Sunday, August 11, 2013

Poems by Aimee Nezhukumatathil

Aimee Nezhukumatathil (born in 1974 in Chicago, Illinois) is an Asian American poet, best known for her jovial and accessible reading style and lush descriptions of exotic foods and landscapes. Nezhukumatathil draws upon her Filipina and Malayali Indian background to give a unique perspective on love and loss, and the land. Presenting some poems.

Are All the Break-Ups in Your Poems Real?
If by real you mean as real as a shark tooth stuck
in your heel, the wetness of a finished lollipop stick,
the surprise of a thumbtack in your purse—
then Yes, every last page is true, every nuance,
bit, and bite. Wait. I have made them up—all of them—
and when I say I am married, it means I married
all of them, a whole neighborhood of past loves.
Can you imagine the number of bouquets, how many
slices of cake? Even now, my husbands plan a great meal
for us—one chops up some parsley, one stirs a bubbling pot
on the stove. One changes the baby, and one sleeps
in a fat chair. One flips through the newspaper, another
whistles while he shaves in the shower, and every single
one of them wonders what time I am coming home.
After the Auction, I Bid You Good-Bye
You elbow me with your corduroy jacket
when a box chock-full of antique marbles comes up.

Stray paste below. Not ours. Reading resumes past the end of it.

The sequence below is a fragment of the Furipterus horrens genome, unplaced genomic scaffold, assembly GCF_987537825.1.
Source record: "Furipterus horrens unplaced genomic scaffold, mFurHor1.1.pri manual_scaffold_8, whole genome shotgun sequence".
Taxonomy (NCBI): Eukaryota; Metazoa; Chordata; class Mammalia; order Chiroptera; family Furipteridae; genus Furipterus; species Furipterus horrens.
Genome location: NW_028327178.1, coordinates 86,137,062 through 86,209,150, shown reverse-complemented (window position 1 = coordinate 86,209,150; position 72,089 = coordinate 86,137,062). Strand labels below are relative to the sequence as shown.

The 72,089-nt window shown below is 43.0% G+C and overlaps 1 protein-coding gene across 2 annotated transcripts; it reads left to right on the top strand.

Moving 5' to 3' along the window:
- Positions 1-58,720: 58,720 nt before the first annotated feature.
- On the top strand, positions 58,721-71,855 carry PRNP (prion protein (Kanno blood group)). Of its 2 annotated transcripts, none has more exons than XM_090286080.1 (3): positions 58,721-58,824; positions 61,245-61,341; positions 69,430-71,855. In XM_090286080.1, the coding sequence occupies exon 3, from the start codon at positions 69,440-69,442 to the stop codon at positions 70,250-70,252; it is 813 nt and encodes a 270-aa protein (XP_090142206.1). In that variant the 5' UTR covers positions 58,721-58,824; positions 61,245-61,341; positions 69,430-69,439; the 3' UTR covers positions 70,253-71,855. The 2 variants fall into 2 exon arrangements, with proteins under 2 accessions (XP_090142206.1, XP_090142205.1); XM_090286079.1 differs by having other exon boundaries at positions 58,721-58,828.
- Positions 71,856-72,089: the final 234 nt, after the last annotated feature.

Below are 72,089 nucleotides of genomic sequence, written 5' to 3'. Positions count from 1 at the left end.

I can’t hear your whispers above the auctioneer’s racket.
The clipped speech of the auctioneer cracked
me up when you impersonated him in bed. Like a wild, thick mop
I soak up every copper smell from your corduroy jacket.
In two days, I will drive you to the airport, packed
with other couples pressed tightly at the top
of the escalator. Lines sear my cheek from your corduroy jacket
when we hug—then a quick kiss good-bye tacked
on at the end. I’ll finger the rim on the paper coffee cup
you leave in my car. When I hear your name I can’t forget
how your long torso pressed against my bare back,
bluish in this early light. Your fingers shot into me, popped
my spine into a wicked arch. There is no lack
of how it haunts me still—what I bid—lost, sacked
and wrapped for other girls. I should have looked up
to see who else was bidding, but I studied the folds in your jacket.
My limit is spent, loud and certain as the auctioneer’s racket.
Red Sumaiya Rana Ghazal
I’ve noticed after a few sips of tea, the tip of her tongue, thin and red
with heat, quickens when she describes her cuts and bruises—deep violets and red.
The little girl I baby-sit, hair orange and wild, sits splayed and upside down
on a couch, insists her giant book of dinosaurs is the only one she’ll ever read.
The night before I left him, I could not sleep, my eyes fixed on the freckles
of his shoulder, the glow of the clock, my chest heavy with dread.
Scientists say they’ll force a rabbit to a bird, a jellyfish with a snake, even
though the pairs clearly do not mix. Some things are not meant to be bred.
I almost forgot the weight of a man sitting beside me in bed sheets crumpled
around our waists, both of us with magazines, laughing at the thing he just read.
He was so charming—pointed out planets, ghost galaxies, an ellipsis
of ants on the wall. And when he kissed me goodnight, my neck reddened.
I’m terrible at cards. Friends huddle in for Euchre, Hearts—beg me to play
with them. When it’s obvious I can clearly win with a black card, I select a red.
I throw away my half-finished letters to him in my tiny pink wastebasket, but
my aim is no good. The floor is scattered with fire hazards, declarations unread